Tanabata Festival in Osaka

Tanabata in Osaka: Floating Wishes on the Ogawa River

In the summer of 2016, we had the unforgettable experience of celebrating Tanabata (七夕) in Osaka, Japan. This traditional festival, held on the seventh day of the seventh month, is a time when people across Japan come together to celebrate the legend of Orihime (織姫) and Hikoboshi (彦星), two star-crossed lovers separated by the Milky Way, who are allowed to meet just once a year.

My study term at Nara Women’s University was coming to an end. I was both excited and sad—excited to reunite with Iris (my furbaby) after almost a year, and sad that such a beautiful journey in Japan was concluding. I knew I would cherish these days forever. I decided to wear the new yukata (浴衣) I had bought just a few days earlier. It was too hot to wear any makeup; it would have melted away anyway. I walked all the way to Nara JR from my dorm. We took the Yamatoji rapid train to Temma Station and walked 10 minutes to our destination.

All set – leaving my dorm for the big event.
Reached Ogawa river.
Can’t wait to experience Tanabata in person.

The heart of Osaka’s Tanabata celebrations was the Ogawa River (大川). That year, 50,000 blue LED lights were floated along the river, creating a mesmerizing scene. Each light represented a wish or a prayer, a beautiful tradition allowing participants to float their hopes and dreams on the water, hoping they will be granted by the stars above.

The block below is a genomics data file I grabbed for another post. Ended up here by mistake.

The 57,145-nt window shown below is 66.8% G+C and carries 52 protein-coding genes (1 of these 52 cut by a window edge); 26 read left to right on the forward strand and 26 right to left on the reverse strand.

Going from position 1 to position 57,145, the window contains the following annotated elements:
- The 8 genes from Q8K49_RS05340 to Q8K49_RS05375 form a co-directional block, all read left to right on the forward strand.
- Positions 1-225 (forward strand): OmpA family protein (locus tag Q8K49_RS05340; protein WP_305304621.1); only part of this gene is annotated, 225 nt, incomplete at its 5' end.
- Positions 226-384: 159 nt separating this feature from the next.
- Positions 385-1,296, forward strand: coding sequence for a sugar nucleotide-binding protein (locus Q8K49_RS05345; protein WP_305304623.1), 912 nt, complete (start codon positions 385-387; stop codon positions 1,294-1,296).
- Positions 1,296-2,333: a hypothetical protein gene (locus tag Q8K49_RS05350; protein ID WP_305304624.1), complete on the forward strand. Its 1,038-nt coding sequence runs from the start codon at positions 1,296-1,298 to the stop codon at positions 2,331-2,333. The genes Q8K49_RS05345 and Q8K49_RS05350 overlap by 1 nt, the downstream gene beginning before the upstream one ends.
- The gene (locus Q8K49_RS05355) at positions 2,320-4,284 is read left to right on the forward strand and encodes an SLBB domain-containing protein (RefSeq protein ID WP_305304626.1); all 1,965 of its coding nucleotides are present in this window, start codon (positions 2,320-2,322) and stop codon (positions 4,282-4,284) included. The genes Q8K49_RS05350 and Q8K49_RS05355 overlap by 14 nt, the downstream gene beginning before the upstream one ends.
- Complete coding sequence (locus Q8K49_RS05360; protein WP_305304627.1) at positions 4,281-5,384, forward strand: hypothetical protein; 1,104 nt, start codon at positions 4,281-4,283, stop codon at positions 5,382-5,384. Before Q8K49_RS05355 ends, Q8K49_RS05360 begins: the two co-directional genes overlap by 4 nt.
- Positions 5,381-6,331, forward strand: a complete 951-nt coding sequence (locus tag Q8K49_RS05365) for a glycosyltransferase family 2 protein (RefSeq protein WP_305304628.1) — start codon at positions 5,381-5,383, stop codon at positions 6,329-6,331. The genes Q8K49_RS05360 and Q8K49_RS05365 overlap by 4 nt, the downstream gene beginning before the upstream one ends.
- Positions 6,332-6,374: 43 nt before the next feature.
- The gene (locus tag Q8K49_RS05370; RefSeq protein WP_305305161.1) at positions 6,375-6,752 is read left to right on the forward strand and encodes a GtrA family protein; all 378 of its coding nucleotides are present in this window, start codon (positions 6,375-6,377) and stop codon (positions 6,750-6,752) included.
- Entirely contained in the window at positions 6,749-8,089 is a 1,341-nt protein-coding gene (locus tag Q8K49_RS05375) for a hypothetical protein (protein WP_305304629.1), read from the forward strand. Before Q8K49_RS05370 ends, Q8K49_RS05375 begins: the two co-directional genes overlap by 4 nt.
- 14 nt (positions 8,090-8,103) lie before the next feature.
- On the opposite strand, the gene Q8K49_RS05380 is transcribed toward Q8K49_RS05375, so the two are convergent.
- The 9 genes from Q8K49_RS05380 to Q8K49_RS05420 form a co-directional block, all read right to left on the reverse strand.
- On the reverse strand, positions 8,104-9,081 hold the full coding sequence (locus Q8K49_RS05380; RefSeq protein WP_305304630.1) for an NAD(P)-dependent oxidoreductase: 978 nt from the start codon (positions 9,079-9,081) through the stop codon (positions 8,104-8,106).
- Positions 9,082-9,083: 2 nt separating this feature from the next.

Ogawa river, Osaka.
50,000 blue LED lights were floated along the river.
Tanabata Festival 2016, Osaka.

The atmosphere was magical as the sun began to set, casting a golden glow over the river. Families, couples, and friends gathered along the riverbanks, writing their wishes on strips of paper known as tanzaku (短冊). The excitement was palpable as we prepared to release our wishes into the river. The act of letting go of the tanzaku, watching it gently drift away, carried a sense of peace and hope. It was a moment of reflection and connection with nature, as well as with the centuries-old traditions of Japan.

Tanabata at Ogawa river, Osaka.
Watching the blue LED lights floating in the river.

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